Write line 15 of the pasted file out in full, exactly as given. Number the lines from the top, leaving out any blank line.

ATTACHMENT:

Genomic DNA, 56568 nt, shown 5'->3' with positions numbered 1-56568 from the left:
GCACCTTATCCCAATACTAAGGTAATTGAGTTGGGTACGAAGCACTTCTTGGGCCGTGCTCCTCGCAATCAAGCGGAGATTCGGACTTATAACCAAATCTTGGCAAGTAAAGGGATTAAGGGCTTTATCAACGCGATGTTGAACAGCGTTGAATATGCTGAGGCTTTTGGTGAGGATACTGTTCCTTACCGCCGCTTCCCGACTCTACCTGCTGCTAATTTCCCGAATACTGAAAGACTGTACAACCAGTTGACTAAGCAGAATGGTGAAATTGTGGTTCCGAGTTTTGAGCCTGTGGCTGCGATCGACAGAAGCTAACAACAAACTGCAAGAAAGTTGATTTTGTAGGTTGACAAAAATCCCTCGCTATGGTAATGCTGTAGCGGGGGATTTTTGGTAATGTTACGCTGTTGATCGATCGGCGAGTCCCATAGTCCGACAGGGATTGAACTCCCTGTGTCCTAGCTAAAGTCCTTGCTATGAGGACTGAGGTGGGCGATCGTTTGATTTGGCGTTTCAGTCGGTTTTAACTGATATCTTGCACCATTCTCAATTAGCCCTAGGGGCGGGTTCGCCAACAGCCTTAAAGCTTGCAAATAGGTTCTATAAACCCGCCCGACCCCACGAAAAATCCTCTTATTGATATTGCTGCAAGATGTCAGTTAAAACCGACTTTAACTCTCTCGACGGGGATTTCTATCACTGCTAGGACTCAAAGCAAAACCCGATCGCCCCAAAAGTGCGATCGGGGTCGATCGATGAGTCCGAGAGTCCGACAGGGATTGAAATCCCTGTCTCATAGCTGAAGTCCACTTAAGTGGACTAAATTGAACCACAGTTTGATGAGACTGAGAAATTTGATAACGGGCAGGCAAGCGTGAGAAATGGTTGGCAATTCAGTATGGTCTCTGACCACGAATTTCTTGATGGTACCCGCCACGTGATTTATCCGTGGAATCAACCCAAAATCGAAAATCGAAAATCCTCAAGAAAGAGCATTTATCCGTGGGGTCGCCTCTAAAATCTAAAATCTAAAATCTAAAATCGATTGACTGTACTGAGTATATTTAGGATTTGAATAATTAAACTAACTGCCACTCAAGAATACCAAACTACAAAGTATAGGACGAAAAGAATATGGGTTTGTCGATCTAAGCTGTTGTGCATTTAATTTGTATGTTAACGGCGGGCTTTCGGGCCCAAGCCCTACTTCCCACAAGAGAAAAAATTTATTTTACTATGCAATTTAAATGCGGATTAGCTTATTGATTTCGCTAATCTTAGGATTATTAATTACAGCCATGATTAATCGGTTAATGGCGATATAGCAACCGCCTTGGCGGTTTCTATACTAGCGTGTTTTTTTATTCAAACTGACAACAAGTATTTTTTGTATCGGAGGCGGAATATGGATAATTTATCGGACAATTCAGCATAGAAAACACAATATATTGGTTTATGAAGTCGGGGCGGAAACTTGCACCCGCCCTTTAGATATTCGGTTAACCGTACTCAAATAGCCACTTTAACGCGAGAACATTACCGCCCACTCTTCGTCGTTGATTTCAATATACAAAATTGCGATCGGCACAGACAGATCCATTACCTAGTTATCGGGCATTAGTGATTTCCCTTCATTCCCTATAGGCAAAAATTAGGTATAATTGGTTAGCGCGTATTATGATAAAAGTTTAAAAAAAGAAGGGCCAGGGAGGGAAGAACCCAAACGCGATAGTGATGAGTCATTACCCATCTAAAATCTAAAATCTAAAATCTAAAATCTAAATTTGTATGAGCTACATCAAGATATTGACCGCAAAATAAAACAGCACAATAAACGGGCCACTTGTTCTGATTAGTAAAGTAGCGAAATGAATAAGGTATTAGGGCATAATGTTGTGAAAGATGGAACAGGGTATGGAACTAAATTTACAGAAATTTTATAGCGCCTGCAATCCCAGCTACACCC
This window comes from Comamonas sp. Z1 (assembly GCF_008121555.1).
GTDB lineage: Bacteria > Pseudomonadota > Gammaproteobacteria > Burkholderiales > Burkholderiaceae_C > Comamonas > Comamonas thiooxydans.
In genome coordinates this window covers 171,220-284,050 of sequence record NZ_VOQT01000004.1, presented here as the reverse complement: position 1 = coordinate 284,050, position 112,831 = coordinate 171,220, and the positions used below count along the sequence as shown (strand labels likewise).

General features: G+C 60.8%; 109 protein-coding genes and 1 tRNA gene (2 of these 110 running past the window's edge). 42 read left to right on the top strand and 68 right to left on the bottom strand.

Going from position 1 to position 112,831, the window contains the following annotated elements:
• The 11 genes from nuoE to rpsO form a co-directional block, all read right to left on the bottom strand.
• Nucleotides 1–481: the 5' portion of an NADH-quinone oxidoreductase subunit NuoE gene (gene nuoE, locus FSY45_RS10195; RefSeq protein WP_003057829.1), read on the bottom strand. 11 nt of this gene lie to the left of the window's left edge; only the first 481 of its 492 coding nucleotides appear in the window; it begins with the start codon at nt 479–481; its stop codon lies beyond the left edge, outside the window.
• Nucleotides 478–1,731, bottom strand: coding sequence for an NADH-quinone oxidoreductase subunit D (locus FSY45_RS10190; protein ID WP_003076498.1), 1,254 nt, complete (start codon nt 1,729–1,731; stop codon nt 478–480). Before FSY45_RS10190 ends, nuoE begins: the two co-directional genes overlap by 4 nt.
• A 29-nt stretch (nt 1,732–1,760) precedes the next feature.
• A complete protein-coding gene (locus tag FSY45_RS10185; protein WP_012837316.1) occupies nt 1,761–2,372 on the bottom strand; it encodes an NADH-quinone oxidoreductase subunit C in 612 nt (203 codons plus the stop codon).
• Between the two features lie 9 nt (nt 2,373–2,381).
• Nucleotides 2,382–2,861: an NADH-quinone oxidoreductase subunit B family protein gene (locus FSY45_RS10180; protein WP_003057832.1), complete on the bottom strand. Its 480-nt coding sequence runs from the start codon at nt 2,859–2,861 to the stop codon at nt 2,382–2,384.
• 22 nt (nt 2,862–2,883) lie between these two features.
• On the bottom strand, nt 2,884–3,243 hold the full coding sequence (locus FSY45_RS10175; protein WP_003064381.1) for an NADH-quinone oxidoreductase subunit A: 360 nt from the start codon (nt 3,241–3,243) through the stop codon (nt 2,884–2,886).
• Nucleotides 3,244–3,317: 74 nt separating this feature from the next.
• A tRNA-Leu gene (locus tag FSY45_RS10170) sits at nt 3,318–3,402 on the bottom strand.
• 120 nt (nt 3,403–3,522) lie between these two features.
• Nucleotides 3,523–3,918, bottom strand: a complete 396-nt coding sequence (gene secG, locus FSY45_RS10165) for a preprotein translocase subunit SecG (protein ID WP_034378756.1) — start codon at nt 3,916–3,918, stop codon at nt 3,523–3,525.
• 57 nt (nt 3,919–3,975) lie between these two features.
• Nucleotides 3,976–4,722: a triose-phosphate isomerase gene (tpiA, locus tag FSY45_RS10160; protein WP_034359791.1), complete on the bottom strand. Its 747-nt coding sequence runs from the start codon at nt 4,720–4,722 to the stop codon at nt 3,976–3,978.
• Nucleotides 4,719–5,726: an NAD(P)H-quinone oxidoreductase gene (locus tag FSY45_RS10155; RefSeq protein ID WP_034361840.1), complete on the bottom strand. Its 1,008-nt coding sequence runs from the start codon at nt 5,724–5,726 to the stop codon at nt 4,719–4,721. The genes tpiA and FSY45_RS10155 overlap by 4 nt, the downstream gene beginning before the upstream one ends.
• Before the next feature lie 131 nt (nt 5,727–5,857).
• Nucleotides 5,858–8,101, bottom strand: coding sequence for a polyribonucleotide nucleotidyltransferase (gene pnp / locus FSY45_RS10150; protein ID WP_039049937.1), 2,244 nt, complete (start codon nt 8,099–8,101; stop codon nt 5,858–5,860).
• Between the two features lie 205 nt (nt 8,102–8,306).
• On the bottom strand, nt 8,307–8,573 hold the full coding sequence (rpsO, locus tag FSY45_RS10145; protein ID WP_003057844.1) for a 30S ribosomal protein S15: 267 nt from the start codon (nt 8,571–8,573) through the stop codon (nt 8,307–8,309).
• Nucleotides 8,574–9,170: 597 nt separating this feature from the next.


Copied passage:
• 22 nt (nt 2,862–2,883) lie between these two features.